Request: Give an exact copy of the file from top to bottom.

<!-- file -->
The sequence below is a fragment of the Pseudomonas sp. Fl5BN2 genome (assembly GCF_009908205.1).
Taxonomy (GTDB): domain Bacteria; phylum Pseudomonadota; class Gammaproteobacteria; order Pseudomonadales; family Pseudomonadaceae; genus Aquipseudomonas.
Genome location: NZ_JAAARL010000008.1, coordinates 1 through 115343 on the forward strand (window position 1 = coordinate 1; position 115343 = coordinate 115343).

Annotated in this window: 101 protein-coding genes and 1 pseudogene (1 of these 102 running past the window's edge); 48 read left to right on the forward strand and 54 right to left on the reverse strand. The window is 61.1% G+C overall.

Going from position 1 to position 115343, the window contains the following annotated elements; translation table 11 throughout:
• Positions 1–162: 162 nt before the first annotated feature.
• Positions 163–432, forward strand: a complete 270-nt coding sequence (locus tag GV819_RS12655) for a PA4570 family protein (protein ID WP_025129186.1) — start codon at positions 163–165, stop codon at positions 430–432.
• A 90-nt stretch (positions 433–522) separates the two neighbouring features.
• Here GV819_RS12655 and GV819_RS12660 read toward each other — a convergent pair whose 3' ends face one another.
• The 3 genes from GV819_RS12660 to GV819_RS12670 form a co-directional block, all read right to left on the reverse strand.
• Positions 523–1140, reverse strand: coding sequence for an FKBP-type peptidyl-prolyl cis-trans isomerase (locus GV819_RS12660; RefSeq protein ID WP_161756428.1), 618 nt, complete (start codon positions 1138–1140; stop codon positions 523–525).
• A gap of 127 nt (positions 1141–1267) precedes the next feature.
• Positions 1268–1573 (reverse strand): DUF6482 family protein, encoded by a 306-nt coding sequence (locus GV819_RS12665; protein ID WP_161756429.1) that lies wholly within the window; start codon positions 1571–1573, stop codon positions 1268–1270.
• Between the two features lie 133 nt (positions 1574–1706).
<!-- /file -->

The sequence below is a fragment of the Pseudomonas sp. Fl5BN2 genome (assembly GCF_009908205.1).
Taxonomy (GTDB): domain Bacteria; phylum Pseudomonadota; class Gammaproteobacteria; order Pseudomonadales; family Pseudomonadaceae; genus Aquipseudomonas.
Genome location: NZ_JAAARL010000008.1, coordinates 1 through 115343 on the forward strand (window position 1 = coordinate 1; position 115343 = coordinate 115343).

Annotated in this window: 101 protein-coding genes and 1 pseudogene (1 of these 102 running past the window's edge); 48 read left to right on the forward strand and 54 right to left on the reverse strand. The window is 61.1% G+C overall.

Going from position 1 to position 115343, the window contains the following annotated elements; translation table 11 throughout:
• Positions 1–162: 162 nt before the first annotated feature.
• Positions 163–432, forward strand: a complete 270-nt coding sequence (locus tag GV819_RS12655) for a PA4570 family protein (protein ID WP_025129186.1) — start codon at positions 163–165, stop codon at positions 430–432.
• A 90-nt stretch (positions 433–522) separates the two neighbouring features.
• Here GV819_RS12655 and GV819_RS12660 read toward each other — a convergent pair whose 3' ends face one another.
• The 3 genes from GV819_RS12660 to GV819_RS12670 form a co-directional block, all read right to left on the reverse strand.
• Positions 523–1140, reverse strand: coding sequence for an FKBP-type peptidyl-prolyl cis-trans isomerase (locus GV819_RS12660; RefSeq protein ID WP_161756428.1), 618 nt, complete (start codon positions 1138–1140; stop codon positions 523–525).
• A gap of 127 nt (positions 1141–1267) precedes the next feature.
• Positions 1268–1573 (reverse strand): DUF6482 family protein, encoded by a 306-nt coding sequence (locus GV819_RS12665; protein ID WP_161756429.1) that lies wholly within the window; start codon positions 1571–1573, stop codon positions 1268–1270.
• Between the two features lie 133 nt (positions 1574–1706).